Mar 11, 2009 Judith rated it it was amazing
On a rainy day, I enjoy going to the Maine woods with Thoreau. Here is a concise, tightly written work, where there is humor, sadness, and joy, communicated by a powerful mind. Mostly I enjoy the sparse language of the description of woods, waterways, and all that lives there, but the tinge of sadness comes when he describes the abuse of the natural resources already taking place in the 1860's.
He had a deep concern for the environment at a time when the country's natural resources seemed unlimit
Sep 01, 2008 Sharon rated it it was ok  ·  review of another edition
Thoreau goes on some trips in Maine. I wanted to feel close to nature when reading this book - but actually, I felt sad that Thoreau didn't seem to have much connection with the other people around him. Good book if you want a glimpse of that time in history and some good naturalist's listings. Good book if you want to learn more about Thoreau. Not a good book if you want to feel a sense of adventure and being close to the universe.
Douglas Dalrymple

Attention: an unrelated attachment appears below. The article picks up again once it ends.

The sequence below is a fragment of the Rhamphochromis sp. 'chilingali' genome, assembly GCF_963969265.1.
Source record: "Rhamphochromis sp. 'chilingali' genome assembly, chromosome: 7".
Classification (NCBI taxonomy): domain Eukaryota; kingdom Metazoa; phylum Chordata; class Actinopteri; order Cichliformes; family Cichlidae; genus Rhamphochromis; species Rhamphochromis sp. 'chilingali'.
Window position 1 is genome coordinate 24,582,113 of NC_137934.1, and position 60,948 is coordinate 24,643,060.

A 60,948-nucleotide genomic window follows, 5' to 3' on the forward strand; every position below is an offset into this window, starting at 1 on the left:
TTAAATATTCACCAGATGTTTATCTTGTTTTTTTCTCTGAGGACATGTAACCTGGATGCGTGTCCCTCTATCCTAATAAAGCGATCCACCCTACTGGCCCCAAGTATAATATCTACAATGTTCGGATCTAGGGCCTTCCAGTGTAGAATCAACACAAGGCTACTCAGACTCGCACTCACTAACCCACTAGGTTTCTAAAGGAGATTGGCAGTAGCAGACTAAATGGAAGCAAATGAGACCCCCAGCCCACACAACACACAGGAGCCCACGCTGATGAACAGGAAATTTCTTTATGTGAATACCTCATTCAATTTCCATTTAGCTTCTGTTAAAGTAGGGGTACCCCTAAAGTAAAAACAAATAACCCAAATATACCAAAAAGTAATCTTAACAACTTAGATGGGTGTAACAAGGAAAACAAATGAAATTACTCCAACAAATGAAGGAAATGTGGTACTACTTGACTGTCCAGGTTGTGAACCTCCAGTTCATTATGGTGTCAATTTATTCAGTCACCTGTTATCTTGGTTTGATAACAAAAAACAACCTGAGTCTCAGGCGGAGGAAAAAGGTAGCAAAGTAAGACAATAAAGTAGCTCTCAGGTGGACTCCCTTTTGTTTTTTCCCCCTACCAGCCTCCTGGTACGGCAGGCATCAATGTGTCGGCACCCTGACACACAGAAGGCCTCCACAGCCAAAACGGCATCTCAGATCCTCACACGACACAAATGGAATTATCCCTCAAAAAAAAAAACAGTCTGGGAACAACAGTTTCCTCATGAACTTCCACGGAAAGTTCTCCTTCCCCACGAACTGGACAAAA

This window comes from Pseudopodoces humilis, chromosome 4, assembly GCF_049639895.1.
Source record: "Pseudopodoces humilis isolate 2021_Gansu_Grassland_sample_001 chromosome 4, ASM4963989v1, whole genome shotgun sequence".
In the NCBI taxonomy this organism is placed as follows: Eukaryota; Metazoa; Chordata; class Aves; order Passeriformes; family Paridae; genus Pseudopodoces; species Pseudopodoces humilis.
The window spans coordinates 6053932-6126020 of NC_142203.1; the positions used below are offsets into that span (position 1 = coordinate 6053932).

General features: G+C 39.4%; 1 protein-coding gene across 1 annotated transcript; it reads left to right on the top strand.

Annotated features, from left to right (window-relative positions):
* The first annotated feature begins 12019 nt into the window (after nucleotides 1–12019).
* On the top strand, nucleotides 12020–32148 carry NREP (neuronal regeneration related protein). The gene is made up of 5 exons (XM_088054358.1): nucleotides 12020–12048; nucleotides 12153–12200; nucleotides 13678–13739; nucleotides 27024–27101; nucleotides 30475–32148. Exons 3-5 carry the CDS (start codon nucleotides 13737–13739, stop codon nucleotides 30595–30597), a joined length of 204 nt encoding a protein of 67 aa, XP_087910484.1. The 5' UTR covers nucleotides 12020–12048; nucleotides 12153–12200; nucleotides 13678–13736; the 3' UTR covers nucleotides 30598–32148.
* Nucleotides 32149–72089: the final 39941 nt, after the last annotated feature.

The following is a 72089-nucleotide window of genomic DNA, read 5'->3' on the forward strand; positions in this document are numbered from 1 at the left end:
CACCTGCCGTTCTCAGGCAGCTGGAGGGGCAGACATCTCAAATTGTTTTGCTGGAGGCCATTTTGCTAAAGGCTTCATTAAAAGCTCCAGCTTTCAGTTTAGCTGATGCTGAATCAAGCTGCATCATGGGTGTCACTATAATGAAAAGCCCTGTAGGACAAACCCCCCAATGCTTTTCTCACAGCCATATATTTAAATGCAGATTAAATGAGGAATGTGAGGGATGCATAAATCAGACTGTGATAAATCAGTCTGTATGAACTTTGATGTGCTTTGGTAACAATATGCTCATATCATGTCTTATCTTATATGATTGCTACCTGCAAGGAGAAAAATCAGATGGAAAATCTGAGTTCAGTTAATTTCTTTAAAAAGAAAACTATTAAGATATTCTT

Jul 29, 2016 Douglas Dalrymple rated it really liked it
This is not the Thoreau of Walden. The verbal fireworks are tamped down, the philosopher hat is worn but lightly. This is a more mature Thoreau meditating on the nature of wildness and the different ways that European Americans and Native Americans have interacted with the New England landscape.
May 28, 2008 Katherine rated it it was amazing
Its Thoreau. C'mon.
Jul 17, 2011 Felicity rated it liked it
Author of The Maine Woods, Henry David Thoreau was a transcendentalist from Concord Massachusetts. As a kid he thought much and tried to find an answer in everything, especially in nature. He went to Harvard, taught in Concord, and made pencils with his father. It was in 1845, though, that he went to Walden Pond to fulfill his real dream.
There, he wrote his first book, titled A Week on the Concord and Merrimack Rivers, a recollection of a rive trip he had taken with his beloved late brother. E
Charlie Miksicek
Feb 28, 2017 Charlie Miksicek rated it really liked it
Surprisingly readable. A good view of Maine in the middle 19th century.